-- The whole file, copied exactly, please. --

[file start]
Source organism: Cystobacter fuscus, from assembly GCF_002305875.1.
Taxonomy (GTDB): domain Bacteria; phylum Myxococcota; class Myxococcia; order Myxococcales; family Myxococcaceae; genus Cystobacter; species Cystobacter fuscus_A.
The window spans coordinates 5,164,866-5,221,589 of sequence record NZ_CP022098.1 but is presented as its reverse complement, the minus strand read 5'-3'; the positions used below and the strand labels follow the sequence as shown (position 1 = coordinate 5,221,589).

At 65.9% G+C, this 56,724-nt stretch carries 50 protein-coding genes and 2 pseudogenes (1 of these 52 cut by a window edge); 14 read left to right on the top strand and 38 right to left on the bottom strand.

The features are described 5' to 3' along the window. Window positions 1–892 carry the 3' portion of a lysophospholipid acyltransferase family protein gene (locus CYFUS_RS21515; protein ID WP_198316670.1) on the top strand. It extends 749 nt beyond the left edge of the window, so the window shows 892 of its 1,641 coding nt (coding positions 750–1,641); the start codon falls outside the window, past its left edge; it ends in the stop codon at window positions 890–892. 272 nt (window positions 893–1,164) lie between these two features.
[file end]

Source organism: Cystobacter fuscus, from assembly GCF_002305875.1.
Taxonomy (GTDB): domain Bacteria; phylum Myxococcota; class Myxococcia; order Myxococcales; family Myxococcaceae; genus Cystobacter; species Cystobacter fuscus_A.
The window spans coordinates 5,164,866-5,221,589 of sequence record NZ_CP022098.1 but is presented as its reverse complement, the minus strand read 5'-3'; the positions used below and the strand labels follow the sequence as shown (position 1 = coordinate 5,221,589).

At 65.9% G+C, this 56,724-nt stretch carries 50 protein-coding genes and 2 pseudogenes (1 of these 52 cut by a window edge); 14 read left to right on the top strand and 38 right to left on the bottom strand.

The features are described 5' to 3' along the window. Window positions 1–892 carry the 3' portion of a lysophospholipid acyltransferase family protein gene (locus CYFUS_RS21515; protein ID WP_198316670.1) on the top strand. It extends 749 nt beyond the left edge of the window, so the window shows 892 of its 1,641 coding nt (coding positions 750–1,641); the start codon falls outside the window, past its left edge; it ends in the stop codon at window positions 890–892. 272 nt (window positions 893–1,164) lie between these two features.